{ALUMNI TODAY} at Roberts

Healthy Hawks: Dr. Wayne and Dr. Darlene McCown
Retired and Going South

By Dr.Darlene McCown

p39_01.jpgVIOLET, A Nursing Student Like other retirees, Wayne and I are snowbirds: We go south in the winter … all the way to the equator! We have spent several months each of the past seven years at Hope Africa University, a Free Methodist liberal arts university in Bujumbura, Burundi.  This university  has a formal “sister school” partnership with Roberts Wesleyan College and Northeastern Seminary.

Burundi is one of the three poorest countries in the world, desperately in need of qualified nurses and doctors.

In our first years at Hope Africa University, I served as the director of nursing and began the school’s first nursing class, with 11 students (nine males and two females). Among the class were two pastors, a community health clinic owner/operator, a teacher and a veterinarian. All of them spoke French and knew only a few words of English. By the time they graduated four years later, all of them were speaking English and I had learned a few words of French!

In 2008, I developed plans for a nursing skills laboratory and it was completed by the next year. This skills laboratory is a model for the country and has been visited by the president. (He shook my hand!) It is equipped with microscopes, baby scales and a Resusci Anne. It includes stethoscopes and blood-pressure cuffs, opthalmoscopes and reflex hammers, and other resources for teaching nursing and medical students. The majority of the equipment was obtained from agencies located in Rochester. Special thanks go to InterVol and Ward Scientific, as well as the Roberts Wesleyan School of Nursing, for their generosity.

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Darlene with RESUCISTATION ANNIE  and Nursing Students ERIC Examining Eye of Fellow Student

Another local group, The Ross Foundation, granted funds to assist in building a hospital/ clinic on the campus to serve the people of Bujumbura and to assist in the training of the nursing and medical students at the university.

Over the years, I have also collected more than 300 watches from friends and churches, and have delivered them each year to the new class of nursing students for their professional use. Thanks to all who have contributed watches.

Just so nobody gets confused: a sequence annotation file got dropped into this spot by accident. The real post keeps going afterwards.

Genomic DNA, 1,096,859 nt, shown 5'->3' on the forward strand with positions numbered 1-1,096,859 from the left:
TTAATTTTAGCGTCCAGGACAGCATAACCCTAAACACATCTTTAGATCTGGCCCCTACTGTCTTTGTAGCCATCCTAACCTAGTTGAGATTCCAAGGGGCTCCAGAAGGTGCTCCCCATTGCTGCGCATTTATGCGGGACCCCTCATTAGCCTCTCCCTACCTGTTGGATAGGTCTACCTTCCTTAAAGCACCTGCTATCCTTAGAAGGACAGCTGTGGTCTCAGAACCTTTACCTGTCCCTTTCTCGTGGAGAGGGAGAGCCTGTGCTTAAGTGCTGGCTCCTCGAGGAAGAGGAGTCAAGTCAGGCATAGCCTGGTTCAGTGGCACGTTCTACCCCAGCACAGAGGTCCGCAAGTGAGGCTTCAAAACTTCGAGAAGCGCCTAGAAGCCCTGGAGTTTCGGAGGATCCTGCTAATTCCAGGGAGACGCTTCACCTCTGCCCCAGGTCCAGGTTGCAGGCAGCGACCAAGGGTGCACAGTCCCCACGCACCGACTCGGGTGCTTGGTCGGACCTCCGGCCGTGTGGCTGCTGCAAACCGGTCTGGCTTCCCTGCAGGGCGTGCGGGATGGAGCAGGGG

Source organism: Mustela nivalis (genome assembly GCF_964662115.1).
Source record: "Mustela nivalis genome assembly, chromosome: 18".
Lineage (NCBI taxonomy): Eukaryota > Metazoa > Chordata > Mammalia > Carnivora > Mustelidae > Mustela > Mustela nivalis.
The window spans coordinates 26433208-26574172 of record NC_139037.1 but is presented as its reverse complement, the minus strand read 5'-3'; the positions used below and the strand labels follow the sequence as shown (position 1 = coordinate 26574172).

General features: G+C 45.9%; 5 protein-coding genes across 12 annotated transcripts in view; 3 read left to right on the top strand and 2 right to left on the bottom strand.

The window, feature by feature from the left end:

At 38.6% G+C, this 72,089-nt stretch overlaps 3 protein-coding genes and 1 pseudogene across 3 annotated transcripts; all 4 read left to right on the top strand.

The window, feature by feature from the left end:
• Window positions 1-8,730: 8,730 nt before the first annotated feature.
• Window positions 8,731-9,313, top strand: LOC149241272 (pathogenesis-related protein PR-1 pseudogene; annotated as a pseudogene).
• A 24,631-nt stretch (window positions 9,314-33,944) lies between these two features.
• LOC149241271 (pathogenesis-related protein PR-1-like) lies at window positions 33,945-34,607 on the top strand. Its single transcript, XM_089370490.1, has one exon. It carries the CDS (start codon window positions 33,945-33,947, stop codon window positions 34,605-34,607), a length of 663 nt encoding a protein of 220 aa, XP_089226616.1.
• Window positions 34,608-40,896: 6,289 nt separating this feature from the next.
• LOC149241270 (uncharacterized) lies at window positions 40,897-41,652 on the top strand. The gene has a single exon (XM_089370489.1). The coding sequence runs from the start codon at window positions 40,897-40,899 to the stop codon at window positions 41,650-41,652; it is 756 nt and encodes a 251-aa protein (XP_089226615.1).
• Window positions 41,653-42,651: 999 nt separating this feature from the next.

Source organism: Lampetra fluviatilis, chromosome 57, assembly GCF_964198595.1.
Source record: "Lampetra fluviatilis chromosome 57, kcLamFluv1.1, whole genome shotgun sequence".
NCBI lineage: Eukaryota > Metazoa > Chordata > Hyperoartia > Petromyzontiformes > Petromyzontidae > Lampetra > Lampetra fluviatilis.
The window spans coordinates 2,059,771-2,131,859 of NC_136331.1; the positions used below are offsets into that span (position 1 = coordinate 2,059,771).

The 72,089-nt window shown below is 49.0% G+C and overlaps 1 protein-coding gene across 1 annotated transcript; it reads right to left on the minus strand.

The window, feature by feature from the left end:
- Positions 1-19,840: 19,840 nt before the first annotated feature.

Recognizing the need for nursing educators and leaders in central Africa, in 2010, I launched a Masters of Nursing at Hope Africa University; the first class of students graduated in December 2012. These graduates are now the leaders of nursing in their country. They are serving as chief of nursing and clinical faculty at Hope Africa University, interim director of public health, faculty in the government nursing program, owner/operator of a private health clinic, chief of nursing for the Van Norman Hospital/ Clinic on campus and chief of nursing for the up-country Kibuye Hope Hospital (both part of Hope Africa University).

On March 14, 2014, I was privileged to present the Hope Africa University Masters of Nursing in Education and Leadership program to the Burundian government committee on accreditation. The reviewers approved it as the first and only Masters of Nursing program in the nation. In the local African language of Kirundi, there is a saying: “The birds are talking.” The “birds” are now saying that Hope Africa University has the best nursing program in the nation! We thank God for His grace and power in making this accomplishment possible for the people of central Africa.

p39_04.jpgHope Africa University has grown from 75 students in 2003 to a robust student body of more than 6,000 in 2014. God has blessed the vision of founding Rector Elie Buconyori and the U.S. Friends of Hope Africa University board, of which Wayne is now serving as president. It is my greatest professional joy to be involved in the development of the nursing program and to see my students take their places as the leaders of nursing in central Africa.

(photo) Nursing Class of 2012.